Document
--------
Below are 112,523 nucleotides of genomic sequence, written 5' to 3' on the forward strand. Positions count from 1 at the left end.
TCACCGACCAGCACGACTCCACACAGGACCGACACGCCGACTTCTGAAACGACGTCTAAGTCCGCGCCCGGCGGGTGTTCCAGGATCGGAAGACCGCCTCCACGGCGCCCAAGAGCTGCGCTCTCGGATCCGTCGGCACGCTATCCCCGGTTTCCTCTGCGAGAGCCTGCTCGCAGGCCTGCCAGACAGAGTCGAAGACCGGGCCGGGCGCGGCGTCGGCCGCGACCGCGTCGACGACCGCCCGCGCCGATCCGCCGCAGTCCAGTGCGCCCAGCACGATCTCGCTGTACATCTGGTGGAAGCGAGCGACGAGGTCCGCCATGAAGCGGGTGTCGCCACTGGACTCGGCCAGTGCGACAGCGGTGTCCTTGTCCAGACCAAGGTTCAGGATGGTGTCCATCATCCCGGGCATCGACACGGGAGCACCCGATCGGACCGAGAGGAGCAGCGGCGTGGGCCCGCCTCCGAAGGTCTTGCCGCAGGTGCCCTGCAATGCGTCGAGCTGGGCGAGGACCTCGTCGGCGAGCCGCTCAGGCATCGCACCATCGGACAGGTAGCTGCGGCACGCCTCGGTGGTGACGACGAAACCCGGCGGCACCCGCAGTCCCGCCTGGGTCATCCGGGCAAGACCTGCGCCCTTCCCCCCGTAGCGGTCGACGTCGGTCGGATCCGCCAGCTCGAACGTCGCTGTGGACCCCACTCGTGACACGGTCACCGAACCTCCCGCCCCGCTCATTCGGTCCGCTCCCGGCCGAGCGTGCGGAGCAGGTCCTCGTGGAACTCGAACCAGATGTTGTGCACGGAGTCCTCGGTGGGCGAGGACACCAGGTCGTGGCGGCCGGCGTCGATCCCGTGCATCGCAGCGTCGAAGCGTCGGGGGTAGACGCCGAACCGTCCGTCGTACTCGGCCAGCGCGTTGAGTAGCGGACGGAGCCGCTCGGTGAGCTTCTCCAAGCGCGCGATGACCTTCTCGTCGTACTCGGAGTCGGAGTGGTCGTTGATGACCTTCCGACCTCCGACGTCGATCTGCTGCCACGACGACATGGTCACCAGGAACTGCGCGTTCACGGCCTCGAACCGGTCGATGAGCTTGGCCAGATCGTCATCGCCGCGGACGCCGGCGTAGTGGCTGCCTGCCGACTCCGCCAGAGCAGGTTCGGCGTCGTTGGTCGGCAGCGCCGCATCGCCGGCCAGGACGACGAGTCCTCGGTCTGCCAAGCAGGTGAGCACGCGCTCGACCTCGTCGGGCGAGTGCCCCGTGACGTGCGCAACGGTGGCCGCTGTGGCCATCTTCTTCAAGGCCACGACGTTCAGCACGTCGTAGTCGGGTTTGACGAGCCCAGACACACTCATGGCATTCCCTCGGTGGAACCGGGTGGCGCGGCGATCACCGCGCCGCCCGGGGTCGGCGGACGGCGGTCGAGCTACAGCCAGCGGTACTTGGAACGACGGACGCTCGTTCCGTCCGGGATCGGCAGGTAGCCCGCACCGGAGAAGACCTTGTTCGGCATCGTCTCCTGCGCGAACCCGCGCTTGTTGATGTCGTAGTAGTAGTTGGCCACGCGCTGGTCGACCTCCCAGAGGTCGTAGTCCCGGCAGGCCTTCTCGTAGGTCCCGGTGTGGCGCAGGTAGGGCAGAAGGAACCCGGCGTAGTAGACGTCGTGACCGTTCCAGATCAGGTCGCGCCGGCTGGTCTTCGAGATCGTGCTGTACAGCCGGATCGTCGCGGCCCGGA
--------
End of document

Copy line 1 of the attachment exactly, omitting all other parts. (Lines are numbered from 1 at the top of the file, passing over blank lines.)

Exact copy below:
Below are 112,523 nucleotides of genomic sequence, written 5' to 3' on the forward strand. Positions count from 1 at the left end.